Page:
Watch the football scene:
While Barbee went on to voice Charlie Brown in a dog food commercial and had "multiple opportunities on the horizon," he stepped away from the biz at age 12. Today, he's a freelance creative director in the San Francisco Bay Area and cites working on the concept development for the Rolling Stones's "Bridges to Babylon" world tour as one of his career highlights. But he'll never forget his early days as everybody's favorite blockhead. "It's nice to be 51 years old and still remembered for this iconic part of American history," he said.
Christopher DeFaria (Peppermint Patty in A Charlie Brown Thanksgiving)
A one-time Pig Pen (he played the perpetually dirty kid in 1969's A Boy Named Charlie Brown), Christopher DeFaria revealed he was hired for the part of the freckle-faced tomboy after his sister played the character. DeFaria portrayed Peppermint Patty in five "Peanuts" shows and said he kept it a secret at the time.
"I had a nickname at the time, Kip," the 55-year-old former voice actor said. "Everyone knew me as Kip, so I wanted them to credit me as Chris so people wouldn't know I was playing a girl." While he says he "rocked" the Thanksgiving show, DeFaria added that he was most embarrassed by 1976's You're in Love, Charlie Brown because Peppermint Patty had a crush on Charlie Brown.
Check out a clip from A Charlie Brown Thanksgiving featuring Peppermint Patty:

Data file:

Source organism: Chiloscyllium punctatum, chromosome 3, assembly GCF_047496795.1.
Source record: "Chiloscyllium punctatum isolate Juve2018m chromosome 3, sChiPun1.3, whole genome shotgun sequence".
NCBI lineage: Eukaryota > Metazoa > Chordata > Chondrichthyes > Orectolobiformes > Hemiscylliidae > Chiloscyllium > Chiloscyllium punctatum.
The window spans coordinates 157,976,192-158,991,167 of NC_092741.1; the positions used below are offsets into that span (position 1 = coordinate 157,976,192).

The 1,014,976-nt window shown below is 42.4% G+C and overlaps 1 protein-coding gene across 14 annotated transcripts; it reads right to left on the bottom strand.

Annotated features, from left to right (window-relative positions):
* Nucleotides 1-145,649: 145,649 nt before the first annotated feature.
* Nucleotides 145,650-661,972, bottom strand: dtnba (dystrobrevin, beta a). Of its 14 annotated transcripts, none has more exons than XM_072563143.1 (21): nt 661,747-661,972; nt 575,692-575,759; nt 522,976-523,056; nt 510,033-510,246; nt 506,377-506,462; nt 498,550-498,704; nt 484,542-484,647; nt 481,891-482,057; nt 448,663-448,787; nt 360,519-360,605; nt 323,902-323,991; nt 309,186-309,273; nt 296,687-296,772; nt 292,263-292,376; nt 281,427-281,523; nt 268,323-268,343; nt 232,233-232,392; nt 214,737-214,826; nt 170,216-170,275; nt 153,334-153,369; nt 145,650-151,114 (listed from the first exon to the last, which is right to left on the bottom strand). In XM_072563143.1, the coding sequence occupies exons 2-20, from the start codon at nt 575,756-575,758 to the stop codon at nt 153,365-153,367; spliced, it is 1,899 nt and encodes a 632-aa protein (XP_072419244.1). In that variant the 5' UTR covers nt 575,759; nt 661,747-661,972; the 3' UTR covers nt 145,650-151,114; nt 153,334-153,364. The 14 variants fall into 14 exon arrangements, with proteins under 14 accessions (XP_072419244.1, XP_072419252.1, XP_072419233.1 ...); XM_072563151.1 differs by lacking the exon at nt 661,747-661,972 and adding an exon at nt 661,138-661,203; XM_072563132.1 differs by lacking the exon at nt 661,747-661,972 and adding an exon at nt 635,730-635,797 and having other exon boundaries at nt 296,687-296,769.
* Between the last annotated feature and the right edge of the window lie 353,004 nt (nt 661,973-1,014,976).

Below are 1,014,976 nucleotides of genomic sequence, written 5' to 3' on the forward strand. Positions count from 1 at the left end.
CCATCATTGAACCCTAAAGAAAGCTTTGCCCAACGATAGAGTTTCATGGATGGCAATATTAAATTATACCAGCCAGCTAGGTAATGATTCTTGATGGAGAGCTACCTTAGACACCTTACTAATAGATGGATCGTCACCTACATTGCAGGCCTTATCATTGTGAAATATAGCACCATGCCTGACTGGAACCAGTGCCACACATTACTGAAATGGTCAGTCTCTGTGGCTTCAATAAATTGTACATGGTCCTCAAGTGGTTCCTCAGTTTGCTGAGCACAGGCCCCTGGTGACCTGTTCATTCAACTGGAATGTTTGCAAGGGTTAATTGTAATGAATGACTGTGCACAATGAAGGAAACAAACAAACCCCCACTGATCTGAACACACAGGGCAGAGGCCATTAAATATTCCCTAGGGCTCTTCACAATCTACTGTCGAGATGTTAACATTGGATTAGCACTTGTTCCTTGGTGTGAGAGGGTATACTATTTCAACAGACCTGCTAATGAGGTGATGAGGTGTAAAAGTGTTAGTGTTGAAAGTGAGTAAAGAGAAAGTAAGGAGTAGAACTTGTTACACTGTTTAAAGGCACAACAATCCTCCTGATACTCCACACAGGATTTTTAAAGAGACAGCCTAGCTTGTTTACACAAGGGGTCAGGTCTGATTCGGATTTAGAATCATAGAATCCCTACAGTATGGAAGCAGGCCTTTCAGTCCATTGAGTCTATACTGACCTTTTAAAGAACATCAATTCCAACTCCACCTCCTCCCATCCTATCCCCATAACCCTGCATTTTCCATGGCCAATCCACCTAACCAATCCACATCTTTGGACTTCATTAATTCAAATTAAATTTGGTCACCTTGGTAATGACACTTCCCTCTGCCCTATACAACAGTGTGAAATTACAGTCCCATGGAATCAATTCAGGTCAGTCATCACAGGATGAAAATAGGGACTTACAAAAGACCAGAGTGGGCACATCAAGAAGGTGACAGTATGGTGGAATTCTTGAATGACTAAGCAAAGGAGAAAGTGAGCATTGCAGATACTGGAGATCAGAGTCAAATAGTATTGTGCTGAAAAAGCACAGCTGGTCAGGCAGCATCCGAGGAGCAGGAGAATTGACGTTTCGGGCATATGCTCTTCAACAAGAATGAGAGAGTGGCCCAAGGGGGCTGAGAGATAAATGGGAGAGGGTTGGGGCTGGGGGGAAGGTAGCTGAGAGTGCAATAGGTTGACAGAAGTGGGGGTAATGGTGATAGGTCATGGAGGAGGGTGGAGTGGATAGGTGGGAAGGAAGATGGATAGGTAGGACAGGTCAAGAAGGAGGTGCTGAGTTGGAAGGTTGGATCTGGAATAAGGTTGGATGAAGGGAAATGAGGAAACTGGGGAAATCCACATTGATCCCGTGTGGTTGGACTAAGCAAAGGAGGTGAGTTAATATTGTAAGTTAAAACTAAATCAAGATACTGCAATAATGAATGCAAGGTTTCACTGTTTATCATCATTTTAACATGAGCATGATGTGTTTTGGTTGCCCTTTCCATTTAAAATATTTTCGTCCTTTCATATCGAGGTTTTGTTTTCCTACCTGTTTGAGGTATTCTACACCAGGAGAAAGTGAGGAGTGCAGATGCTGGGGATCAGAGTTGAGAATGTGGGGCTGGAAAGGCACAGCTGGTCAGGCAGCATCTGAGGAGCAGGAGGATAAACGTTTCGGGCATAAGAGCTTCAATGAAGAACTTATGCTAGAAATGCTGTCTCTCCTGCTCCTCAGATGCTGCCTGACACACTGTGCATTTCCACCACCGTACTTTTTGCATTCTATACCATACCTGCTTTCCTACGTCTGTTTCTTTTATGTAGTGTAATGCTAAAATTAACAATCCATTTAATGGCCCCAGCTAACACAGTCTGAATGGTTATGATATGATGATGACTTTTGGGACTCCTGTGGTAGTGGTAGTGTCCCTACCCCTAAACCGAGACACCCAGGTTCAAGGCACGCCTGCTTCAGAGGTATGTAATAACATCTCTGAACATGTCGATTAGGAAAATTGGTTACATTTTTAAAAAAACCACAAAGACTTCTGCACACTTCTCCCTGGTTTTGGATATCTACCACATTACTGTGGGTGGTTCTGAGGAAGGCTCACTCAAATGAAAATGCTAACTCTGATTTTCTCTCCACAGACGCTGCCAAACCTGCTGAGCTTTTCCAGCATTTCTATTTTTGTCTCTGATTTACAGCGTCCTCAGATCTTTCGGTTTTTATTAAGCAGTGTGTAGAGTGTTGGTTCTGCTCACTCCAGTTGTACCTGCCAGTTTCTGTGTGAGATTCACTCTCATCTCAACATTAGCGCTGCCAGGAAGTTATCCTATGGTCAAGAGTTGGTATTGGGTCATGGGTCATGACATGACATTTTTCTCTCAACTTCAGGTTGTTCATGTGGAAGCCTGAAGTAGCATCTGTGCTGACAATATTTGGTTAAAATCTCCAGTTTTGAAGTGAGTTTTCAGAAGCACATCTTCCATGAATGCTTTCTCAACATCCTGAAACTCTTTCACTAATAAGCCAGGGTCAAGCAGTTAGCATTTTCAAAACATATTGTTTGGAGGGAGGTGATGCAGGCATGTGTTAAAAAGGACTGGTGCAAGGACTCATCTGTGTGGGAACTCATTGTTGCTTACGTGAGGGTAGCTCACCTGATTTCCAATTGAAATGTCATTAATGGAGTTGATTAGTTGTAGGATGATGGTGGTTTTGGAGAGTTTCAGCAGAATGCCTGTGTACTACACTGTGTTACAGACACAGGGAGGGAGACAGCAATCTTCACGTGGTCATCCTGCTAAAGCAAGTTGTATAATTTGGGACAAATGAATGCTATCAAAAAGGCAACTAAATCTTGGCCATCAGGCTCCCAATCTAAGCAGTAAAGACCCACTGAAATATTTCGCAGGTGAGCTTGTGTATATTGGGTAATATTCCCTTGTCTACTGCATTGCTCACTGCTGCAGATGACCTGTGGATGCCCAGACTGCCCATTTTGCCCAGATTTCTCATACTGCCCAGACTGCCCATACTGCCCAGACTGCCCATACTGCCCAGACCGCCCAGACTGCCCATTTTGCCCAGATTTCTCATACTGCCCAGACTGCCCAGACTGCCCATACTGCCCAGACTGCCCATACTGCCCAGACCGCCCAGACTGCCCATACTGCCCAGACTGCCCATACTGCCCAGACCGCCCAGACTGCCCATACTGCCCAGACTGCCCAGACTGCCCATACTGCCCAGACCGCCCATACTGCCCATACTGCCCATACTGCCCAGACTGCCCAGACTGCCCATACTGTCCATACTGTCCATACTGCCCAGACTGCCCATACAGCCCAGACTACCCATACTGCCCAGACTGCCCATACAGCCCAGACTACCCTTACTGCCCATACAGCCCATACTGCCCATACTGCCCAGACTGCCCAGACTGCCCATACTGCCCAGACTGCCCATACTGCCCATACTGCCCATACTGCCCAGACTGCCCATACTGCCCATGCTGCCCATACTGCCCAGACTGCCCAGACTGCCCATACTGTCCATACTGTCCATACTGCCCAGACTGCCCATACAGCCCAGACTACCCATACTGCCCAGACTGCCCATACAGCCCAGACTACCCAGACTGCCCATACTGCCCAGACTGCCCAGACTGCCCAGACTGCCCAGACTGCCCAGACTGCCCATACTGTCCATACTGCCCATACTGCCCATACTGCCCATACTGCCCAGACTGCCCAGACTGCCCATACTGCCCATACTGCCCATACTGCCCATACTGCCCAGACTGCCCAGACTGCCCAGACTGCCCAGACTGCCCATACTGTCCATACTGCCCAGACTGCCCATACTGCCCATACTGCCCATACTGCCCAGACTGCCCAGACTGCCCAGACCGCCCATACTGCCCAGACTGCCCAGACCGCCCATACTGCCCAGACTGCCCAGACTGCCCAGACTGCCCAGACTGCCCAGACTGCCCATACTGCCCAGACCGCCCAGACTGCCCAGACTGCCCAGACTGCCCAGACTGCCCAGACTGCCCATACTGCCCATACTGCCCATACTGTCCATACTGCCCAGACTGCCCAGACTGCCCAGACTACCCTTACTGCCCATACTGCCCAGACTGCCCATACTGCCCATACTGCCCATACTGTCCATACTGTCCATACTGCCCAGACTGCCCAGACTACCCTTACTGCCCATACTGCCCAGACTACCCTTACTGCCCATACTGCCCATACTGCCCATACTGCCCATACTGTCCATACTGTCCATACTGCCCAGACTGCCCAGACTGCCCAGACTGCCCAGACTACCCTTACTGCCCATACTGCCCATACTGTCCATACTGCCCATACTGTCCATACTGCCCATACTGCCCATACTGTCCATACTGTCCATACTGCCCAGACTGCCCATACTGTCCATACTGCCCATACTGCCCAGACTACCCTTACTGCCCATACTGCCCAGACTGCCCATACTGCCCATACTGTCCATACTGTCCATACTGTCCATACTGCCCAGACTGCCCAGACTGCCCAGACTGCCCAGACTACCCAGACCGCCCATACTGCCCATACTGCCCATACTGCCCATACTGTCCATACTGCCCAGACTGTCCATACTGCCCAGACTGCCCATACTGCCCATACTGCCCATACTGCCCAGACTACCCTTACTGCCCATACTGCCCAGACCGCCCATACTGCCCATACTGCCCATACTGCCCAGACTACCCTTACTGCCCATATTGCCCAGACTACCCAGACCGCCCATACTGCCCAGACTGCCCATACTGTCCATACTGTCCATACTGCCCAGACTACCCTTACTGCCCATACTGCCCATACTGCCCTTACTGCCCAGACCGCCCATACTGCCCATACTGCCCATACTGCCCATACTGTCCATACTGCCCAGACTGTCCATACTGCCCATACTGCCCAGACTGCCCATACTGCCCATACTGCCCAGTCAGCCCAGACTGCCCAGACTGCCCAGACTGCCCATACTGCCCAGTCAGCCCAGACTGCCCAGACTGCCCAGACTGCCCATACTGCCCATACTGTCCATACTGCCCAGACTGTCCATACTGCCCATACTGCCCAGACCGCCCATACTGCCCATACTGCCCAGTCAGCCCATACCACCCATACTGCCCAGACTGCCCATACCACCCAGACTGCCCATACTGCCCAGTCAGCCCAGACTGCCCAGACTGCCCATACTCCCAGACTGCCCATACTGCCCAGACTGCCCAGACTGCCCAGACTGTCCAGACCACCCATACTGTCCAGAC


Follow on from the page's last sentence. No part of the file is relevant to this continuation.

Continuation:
DeFaria is still in the business, working as an executive and a producer at Warner Bros. (Gravity, Happy Feet Two), and he was also involved in overseeing the animation in The Lego Movie. While he described his recent work on the big-screen kids' flick as "an extension of what I did as a kid with Peanuts," DeFaria reflected on his extraordinary experience of the past: "It was one of those things that I knew I was fortunate to be part of when it was happening. I knew it was neat — even though I was a girl."
Tracy Shaw (Lucy in A Charlie Brown Christmas)
She was 10 years old when she voiced bossy big sis Lucy Van Pelt in the Charlie Brown Christmas special, but before that, Tracy Shaw (then known as Tracy Stratford) starred as the little girl, Christie, in the iconic Twilight Zone episode "Living Doll." (You know, the one with that creepy talking doll, Talky Tina.)
See Shaw on The Twilight Zone:
Terrifying acting roles aside, Shaw told Nobleman she has fond memories of her work on the famous "Peanuts" TV special and says she especially recalls producer Bill Melendez's thick Spanish accent while he was tutoring the cast on how to say certain lines. While she went on to do voice-overs in a few commercials, there were no more "Peanuts" specials for Shaw after the 1965 Christmas classic. "At 12, my voice had gotten 'too old,'" she said.
Lucy questions Snoopy's Santa Claus:
Today, the one-time Lucy lives in Washington state and works as a high school librarian and drama coach. "I find I prefer directing to acting — especially live theatre," she said. As for her "Peanuts" days, Shaw said they are "a part of who I am — but just a part. I don't really remember jumping through hoops in order to be a part of that show — I just remember the doing of it, which was nothing but fun."
Stephen Shea (Linus in A Charlie Brown Thanksgiving)